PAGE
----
Choy adds that there is also a 10% intra-day trading band for ordinary stocks while stocks traded on the Hong Kong Stock Exchange, including the RQFII ETFs, are not constrained by such a limit.
“If and when A-shares are constituents of these ETF benchmark indices reach these limits, it will likely result in premiums or discounts between the ETF’s market price and it’s net asset value,” he says.
Being denominated in renminbi – a currency that is not freely tradable – means investors also have to have sufficient deposits to trade RQFII ETFs. Retail investors, for example, can only exchange 20,000 renminbi per day.
Choy also points to different accounting treatments of potential capital gains taxes on A-shares – qualified foreign institutional investors may face a 10% withholding tax on gains they make from selling A-shares, although this has only been enforced on dividend and interest payments from stocks listed in China so far.
Despite these challenges and the fact that China has had the worst-performing major stockmarket in Asia this year, these RQFII ETFs have, so far, been popular with investors.
Qu says investors interested in RQFII products are those that have obtained little China exposure and wish to diversify away from market instability in Europe and North America.
“Chinese asset managers must target institutional investors that have not invested in obtaining QFII licenses and must instead rely on Chinese managers for market entry by proxy, albeit through mainland-tagged products in Hong Kong,” Qu says.
Choy adds: “Diversification is something that investors should do to enhance investment returns and to reduce risk. These RQFII ETFs have a low correlation with the rest of the world, particularly Hong Kong.”
The key performance driver is likely going to be the financials sector. The FTSE China A50 Index, for example, has 61.8% invested in financials, twice as much as the MSCI China A Index.
Choy says investors who are anticipating a rebound in the Chinese economy should consider an ETF tracking one of the broader indices, with a greater number of constituent stocks.
The CSI 300 and the MSCI China A Index are less exposed to the financial sector and more broadly represent the composition of the Chinese economy.
Peng Wah Choy is chief executive officer of Harvest Global Investments, the latest Chinese asset manager to list its Harvest MSCI China A Index ETF. “We took longer because we wanted to offer the dual counter – for technical or regulatory reasons some investors may not want the renminbi exposure,” he says.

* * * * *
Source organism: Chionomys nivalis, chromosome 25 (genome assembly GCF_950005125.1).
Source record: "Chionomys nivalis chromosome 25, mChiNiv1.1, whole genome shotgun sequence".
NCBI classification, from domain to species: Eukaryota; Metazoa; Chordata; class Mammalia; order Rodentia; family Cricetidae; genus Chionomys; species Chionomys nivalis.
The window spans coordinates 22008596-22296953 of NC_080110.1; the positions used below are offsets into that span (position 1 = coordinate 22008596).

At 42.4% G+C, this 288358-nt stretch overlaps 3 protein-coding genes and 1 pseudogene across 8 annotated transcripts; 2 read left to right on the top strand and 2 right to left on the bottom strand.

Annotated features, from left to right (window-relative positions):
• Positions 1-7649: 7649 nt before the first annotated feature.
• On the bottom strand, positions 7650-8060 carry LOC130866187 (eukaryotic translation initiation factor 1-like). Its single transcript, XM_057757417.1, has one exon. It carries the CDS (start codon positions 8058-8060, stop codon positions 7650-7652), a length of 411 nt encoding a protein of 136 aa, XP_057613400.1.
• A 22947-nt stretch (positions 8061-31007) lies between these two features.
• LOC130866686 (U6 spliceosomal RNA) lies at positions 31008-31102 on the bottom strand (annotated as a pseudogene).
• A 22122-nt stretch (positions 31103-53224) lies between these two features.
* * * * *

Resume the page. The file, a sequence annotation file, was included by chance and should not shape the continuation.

The Harvest MSCI China A Index ETF was the first one to add a dual counter that offers investors two trading counters on the Stock Exchange in Hong Kong – in renminbi and Hong Kong dollar. Meanwhile, all four asset managers have added this to their funds.
Choy says the MSCI China A was the better choice in the end because it allows investors to participate in growth in sectors such as health care and information technology.
“The MSCI China A is the largest and most diversified of the four indices; it gives access to sectors that are not included in the rest,” he says.
“It has two major benefits because it has a wider coverage than the more concentrated indices and sector allocation is more diversified,” he says. “When people talk about China’s economic story, they talk less about financials – but more about health care, consumer staples and consumer discretionary.”
On the other end of the spectrum, an RQFII ETF tracks the China A 50 Index.
Chen Ding, chief executive officer, says CSOP Asset Management’s parent company, China Southern, sells ETFs tracking the CSI 300 and CSI 500, respectively, to retail investors in China.
“That is different,” she says. “Domestic clients understand the market better, but global investors want to have the largest companies first when they invest in emerging markets.
We mainly target overseas investors and the China A 50 Index is the most recognised China A-shares global index,” says Ding of the CSOP FTSE China A 50 ETF.
Other factors that influenced the index choice, she adds, were that its futures are traded in Singapore while warrants and options are traded in Hong Kong.
Chen also says one of the reasons for choosing the CSI 300 Index was because it is the only one available for index futures in China.
Nathan Lin, managing director of E Fund Management in Hong Kong, says the CSI 100 Index is operationally less challenging. It launched the E Fund CSI 100 A-Share Index ETF.
“These [companies] are not necessarily the fastest growing, but there is growth potential and liquidity,” Lin says.
“As Asian markets did not perform well, it is hard to sell active funds. In fact, it is very hard to sell any Asian fund.”
Morningstar’s performance analysis shows that indices with fewer constituent stocks have outperformed over the trailing twelve months, but have underperformed over the past three years. This is likely to be attributed to the performance in the financial sector.
There are no particular trends or significant differences worth noting when it comes to standard deviation, according to the analysis. Though indices with a greater number of constituents usually include small and mid cap stocks.
These could be less liquid and potentially result in a greater tracking error relative to those tracking indices with fewer, larger constituents.
An earlier study by Morningstar suggests that in fact the total expense ratio is the most reliable predictor of future success.
©2012 funds global asia